There's not too much difference between the equipment of the executive protection operative and the entertainment bodyguard, but the latter needs a few items extra, due to the press exposure.
Besides the above mentioned:
- Quality shades (to minimize the negative effects of camera blitz) .
- Large umbrella (To block photographers view and to protect against flying objects)
Last but not least, there's the PMC, short for 'Private Military Contractor'. A PMC is oftentimes something between a civilian protection agent and a privatized paramilitary "soldier". Up until the late 1980ies, the term was professional/private soldier or worse (Mercenary). But after United Nations were forced to use PMC's in Africa in the early 1990ies, the term shifted from the not-so-politically-correct professional private soldier to Private Military Contractor, primarily because they initially were hired by the Coalition forces, to escort supplies and later other minor military ordeals, that caused many casualties.
Today, the term is even muddier, as big companies hire private bodyguards (independent contractors) when trying to establish infrastructure in hostile environments (occupied or semi-occupied areas) and find themselves attacked by insurgents.
A PMC needs full scale military equipment, such as:
- Heavy duty footwear + at least 1 extra pair
- Enough clothes to fit the area (Usually it's HOT where PMCs work, so you change often)
- Frag or Kevlar vest w. inserts - NIC level 4 or better.
- Helmet, Kevlar.
- Personal weapon (size depending on range of operations), ACOG.
- Sidearm, personalized holster.
- Ammunition, at least 10 mags (preferably 15) for the personal weapon and 3-4 for your sidearm.
- Smoke grenade/s + CN/CS/fragmentation grenades.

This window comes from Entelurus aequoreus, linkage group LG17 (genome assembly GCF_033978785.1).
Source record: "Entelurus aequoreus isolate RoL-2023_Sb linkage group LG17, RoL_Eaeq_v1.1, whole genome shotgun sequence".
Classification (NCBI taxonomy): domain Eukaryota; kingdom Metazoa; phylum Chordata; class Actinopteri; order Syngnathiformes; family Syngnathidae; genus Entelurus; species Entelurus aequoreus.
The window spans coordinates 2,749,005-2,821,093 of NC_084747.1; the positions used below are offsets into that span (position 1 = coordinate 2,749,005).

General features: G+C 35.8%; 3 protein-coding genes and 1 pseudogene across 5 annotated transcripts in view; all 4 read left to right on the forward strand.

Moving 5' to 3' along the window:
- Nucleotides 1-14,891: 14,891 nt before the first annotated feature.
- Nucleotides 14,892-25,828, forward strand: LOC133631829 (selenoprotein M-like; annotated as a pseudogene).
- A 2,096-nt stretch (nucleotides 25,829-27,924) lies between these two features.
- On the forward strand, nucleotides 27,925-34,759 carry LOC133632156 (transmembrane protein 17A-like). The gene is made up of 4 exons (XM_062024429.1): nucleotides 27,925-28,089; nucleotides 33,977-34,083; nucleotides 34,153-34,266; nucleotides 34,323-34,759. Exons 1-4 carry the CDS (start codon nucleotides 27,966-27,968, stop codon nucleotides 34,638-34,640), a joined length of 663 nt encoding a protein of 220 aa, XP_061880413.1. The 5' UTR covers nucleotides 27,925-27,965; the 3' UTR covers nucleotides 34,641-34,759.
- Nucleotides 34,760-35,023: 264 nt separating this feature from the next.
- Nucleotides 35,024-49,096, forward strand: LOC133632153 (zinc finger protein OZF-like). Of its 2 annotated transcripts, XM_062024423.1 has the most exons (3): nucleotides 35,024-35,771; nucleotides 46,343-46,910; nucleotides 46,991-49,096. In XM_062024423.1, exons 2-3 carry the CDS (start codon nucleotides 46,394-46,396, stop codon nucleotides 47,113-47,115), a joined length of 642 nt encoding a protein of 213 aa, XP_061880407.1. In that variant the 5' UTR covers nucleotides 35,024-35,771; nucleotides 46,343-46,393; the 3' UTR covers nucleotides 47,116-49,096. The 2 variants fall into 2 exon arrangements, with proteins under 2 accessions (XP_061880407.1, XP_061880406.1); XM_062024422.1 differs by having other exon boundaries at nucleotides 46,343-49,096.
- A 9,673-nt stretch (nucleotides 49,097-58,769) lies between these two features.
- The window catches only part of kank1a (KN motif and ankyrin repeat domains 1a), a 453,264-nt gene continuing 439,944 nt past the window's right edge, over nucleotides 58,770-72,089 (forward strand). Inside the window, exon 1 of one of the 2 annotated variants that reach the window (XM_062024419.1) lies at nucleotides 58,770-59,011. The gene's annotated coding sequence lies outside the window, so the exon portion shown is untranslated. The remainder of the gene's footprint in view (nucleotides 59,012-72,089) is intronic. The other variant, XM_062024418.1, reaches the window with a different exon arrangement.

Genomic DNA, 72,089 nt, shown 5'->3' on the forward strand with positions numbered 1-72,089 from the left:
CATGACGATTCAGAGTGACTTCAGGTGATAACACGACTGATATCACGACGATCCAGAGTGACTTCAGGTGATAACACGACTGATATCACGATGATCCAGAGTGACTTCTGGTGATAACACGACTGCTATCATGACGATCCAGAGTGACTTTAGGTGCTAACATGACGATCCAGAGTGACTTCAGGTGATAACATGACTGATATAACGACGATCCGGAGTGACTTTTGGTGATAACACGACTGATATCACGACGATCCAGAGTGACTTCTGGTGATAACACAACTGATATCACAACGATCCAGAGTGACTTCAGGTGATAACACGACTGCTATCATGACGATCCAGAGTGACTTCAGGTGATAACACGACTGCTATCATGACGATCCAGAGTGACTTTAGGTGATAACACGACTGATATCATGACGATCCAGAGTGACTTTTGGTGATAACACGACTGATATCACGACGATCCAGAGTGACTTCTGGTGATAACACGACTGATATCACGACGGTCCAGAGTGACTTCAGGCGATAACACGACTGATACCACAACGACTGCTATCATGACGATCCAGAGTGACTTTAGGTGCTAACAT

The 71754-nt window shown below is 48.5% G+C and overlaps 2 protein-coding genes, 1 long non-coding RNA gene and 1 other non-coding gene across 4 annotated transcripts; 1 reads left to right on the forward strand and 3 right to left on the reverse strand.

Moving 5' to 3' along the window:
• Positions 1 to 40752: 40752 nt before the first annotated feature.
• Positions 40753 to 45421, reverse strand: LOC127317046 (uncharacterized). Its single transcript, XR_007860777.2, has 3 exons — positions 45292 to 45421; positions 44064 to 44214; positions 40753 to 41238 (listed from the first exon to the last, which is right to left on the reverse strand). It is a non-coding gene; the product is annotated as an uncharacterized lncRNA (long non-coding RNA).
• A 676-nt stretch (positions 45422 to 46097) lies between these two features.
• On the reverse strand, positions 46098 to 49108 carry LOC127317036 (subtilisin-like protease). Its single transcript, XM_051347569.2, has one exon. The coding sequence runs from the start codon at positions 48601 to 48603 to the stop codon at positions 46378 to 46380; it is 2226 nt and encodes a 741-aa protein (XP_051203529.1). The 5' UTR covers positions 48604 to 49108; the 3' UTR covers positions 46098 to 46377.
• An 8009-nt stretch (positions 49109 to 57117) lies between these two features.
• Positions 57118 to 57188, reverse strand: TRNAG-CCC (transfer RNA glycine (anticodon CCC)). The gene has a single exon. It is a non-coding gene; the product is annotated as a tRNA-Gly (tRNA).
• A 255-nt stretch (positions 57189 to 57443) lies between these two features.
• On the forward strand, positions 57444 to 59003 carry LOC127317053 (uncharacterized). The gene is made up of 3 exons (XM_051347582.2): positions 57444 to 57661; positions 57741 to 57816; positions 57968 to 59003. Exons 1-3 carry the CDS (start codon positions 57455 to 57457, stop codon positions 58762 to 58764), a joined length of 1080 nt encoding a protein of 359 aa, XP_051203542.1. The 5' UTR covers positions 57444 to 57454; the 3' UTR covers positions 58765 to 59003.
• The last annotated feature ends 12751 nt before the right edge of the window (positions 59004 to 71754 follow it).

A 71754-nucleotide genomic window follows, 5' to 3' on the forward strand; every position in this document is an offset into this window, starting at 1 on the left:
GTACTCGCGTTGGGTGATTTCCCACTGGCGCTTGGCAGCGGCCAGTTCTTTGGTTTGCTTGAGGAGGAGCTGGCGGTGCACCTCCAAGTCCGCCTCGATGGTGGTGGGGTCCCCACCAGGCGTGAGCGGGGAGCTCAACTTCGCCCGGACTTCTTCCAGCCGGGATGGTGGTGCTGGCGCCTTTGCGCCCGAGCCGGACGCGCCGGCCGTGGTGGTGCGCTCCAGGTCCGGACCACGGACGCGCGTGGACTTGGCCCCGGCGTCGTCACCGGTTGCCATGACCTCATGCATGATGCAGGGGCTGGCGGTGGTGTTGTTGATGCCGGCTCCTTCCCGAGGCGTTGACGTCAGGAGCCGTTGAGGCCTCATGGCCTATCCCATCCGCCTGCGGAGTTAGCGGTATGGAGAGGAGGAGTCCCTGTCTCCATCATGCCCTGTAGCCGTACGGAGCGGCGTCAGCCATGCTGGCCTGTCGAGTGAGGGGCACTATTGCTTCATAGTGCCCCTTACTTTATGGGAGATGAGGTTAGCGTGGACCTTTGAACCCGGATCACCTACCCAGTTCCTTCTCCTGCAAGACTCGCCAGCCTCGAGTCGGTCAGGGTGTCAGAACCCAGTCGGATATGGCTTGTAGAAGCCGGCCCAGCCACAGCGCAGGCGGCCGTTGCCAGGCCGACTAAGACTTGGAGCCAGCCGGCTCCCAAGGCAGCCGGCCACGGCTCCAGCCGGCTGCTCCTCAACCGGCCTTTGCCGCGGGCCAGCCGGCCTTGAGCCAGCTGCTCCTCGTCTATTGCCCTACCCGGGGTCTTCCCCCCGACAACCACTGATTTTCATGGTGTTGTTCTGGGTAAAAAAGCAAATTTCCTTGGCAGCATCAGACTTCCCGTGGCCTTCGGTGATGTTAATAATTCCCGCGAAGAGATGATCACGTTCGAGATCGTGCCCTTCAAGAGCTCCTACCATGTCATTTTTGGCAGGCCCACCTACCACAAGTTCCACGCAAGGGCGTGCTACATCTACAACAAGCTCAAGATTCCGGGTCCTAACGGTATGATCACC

- Quality GPS, local maps and a good old sturdy compass.
- Salt tablets.
- Iodine tablets or other reliable water purification items.
- Medkit, large.
- Shades fit for the area (heat, UV light, brightness).
Obviously, this is just the basics, as being abroad also means providing your own food and other amenities, from time to time.
If you want to know more about what equipment to use as a pro bodyguard, I suggest you seek this info in some of the established training facilities, where they have experienced bodyguards teaching. By experienced, I mean someone who has been in the trade for more than 7 years, been contracted at least 5 of those and preferably been working in at least 2 of the 3 mentioned segments. It would be no shame to ask your future instructor for proof of work experience. We all have former contracts, pay slips and letters from satisfied clients hidden somewhere.
Safety consideration for escorting women who have been attacked or threatened with violence. This is a publication that can be used by and security professional that has to work with stalking and domestic violence cases.
A general executive protection checklist that is good for all types of personal protection operations especially for corporate and executive security. The checklist contains many good ideas about essential equipment that should be used.